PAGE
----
News / Update

How Dusit Thani College plans to synergise with the rest of Dusit

Big plans are afoot. Acting Rector, Khun Atthawet Prougestaporn, and Dean of International Programmes, Khun Simon Lloyd, explain more.

Following our recent coverage about the Dusit Hospitality Education conference and the division’s plans for greater synergies with the rest of Dusit, we wondered what that means for Dusit Thani College and the student, learning and teaching experience. ​ So with pens, notebooks, and video cameras in hands, we went to speak to the college’s Acting Rector, Khun Atthawet Prougestaporn, and Dean of International Programmes, Khun Simon Lloyd, to learn more about the latest developments and what’s in store for the college in 2020 and beyond. Being our typical nosy selves, we asked a few personal questions too. Check out the Q&A and video below to discover what we found out. And feel free to leave your own questions for the college in the comments!

"Q&A with Khun Atthawet ​– Acting Rector"

When he’s not busy cheering on Liverpool FC or catching up reading his favourite history books, Khun Atthawet is busy charting the future of Dusit Thani College. Here are some of the highlights from our conversation.

01- What do you like the most about being the Acting Rector of Dusit Thani College?

That it gives me the opportunity to never stop learning and simultaneously make a positive difference. I’ve been at the college for 15 years now, in various roles, and in my latest position I am able to fuse all of this experience to help develop the college and its curriculums, while also driving synergies with the hotels and the rest of the Dusit group.

02- What is your biggest achievement to date?

I wouldn’t say it’s my biggest achievement, but something I feel very proud of is setting up our onsite coffee shop, which is run exclusively by our students. This is an idea I came up with many years ago. Fundamentally, we want our students to be able to work and put their knowledge into practice. The coffee shop allows them to do this as they have to run the whole operation – managing everything in a bid to make a profit. This is a final-year project for our culinary students, and it combines all the skills that they have learned in order to be future entrepreneurs. We are now looking to do something similar with the hotels, starting this year.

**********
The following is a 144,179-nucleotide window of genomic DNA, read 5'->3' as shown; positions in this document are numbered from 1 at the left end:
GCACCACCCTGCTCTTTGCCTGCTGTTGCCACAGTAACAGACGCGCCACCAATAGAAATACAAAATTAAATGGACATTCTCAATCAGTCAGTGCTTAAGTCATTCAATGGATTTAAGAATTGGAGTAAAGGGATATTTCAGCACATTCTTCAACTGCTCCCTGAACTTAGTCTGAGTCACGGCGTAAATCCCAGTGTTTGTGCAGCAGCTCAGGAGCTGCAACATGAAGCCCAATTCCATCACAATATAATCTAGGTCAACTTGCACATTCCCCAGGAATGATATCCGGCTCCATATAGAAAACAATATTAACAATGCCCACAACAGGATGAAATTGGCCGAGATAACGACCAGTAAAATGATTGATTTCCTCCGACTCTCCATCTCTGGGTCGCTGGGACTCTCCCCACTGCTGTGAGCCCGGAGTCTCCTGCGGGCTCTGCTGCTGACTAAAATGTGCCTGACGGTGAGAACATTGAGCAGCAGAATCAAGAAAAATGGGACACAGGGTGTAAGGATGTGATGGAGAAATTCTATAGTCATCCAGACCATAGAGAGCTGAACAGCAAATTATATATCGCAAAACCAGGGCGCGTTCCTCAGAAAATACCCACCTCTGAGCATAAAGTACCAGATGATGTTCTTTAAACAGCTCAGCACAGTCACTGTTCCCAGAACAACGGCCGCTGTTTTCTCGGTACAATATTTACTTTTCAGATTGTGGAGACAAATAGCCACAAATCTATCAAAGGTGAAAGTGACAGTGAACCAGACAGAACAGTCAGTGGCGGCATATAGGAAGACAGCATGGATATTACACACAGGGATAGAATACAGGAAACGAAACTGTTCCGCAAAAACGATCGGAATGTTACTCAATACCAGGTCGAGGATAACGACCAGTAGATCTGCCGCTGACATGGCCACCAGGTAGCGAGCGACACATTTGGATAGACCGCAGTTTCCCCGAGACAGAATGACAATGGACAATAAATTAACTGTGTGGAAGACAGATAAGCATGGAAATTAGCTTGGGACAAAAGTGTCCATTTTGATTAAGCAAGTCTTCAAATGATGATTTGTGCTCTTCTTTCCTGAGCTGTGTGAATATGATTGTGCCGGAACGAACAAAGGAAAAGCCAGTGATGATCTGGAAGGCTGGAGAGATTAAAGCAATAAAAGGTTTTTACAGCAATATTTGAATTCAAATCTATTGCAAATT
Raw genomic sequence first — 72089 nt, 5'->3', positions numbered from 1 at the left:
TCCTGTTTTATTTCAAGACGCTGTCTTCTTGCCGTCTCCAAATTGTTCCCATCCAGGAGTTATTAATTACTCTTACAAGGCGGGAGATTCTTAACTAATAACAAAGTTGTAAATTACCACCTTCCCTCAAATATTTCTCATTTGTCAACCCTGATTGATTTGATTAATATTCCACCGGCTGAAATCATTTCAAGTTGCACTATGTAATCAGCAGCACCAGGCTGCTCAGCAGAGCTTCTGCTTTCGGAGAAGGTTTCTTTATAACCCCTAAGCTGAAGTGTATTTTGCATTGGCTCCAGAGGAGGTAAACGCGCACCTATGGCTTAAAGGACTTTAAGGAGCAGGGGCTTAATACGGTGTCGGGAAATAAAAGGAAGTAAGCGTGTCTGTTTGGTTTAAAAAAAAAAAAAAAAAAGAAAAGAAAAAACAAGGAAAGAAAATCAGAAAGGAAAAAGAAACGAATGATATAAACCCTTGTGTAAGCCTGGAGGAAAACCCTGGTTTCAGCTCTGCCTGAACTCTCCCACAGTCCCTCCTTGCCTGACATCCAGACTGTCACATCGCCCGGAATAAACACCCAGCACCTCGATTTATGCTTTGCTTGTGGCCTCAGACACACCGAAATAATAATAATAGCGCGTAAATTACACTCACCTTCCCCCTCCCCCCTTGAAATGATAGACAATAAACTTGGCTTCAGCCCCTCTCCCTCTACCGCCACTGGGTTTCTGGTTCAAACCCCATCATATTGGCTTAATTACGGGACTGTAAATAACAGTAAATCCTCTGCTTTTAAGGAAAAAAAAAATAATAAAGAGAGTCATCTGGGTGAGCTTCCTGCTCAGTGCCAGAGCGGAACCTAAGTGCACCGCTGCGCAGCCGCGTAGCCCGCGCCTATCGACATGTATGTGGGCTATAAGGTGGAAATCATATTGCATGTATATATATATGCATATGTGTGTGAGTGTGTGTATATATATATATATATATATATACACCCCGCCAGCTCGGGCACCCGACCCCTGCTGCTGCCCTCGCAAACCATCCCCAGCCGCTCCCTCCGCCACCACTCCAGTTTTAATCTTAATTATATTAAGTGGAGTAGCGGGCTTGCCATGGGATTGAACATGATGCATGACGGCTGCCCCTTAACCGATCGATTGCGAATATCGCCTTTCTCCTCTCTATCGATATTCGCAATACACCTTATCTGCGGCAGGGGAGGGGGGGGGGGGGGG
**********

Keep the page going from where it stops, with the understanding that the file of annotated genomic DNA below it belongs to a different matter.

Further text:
03- How do you plan to link with the hotels?

First, we will link our Bangkok Campus with Dusit Princess Srinakarin Bangkok, and our Pattaya Campus with Dusit Thani Pattaya, to offer internships and placements for our students. This will include Room Division and Food & Beverage Department placements for our first-year students, and supervisor level positions for our third-year students (who will be able to mentor our first-year students too). The idea is to offer good all-round, real-world experience to equip our students with the knowledge and skills they need for successful careers. Linking with the hotel will help to boost the appeal of our hospitality management programmes to potential students. The hotel, meanwhile, will benefit from a ready pool of talent as well as reduced costs in terms of staffing during placements. Blended learning online will enhance the learning experience. Once the project at Dusit Princess Srinakarin is successful, we will look at doing similar partnerships with other Dusit properties and business units worldwide.

04- What are the biggest challenges the college is facing today?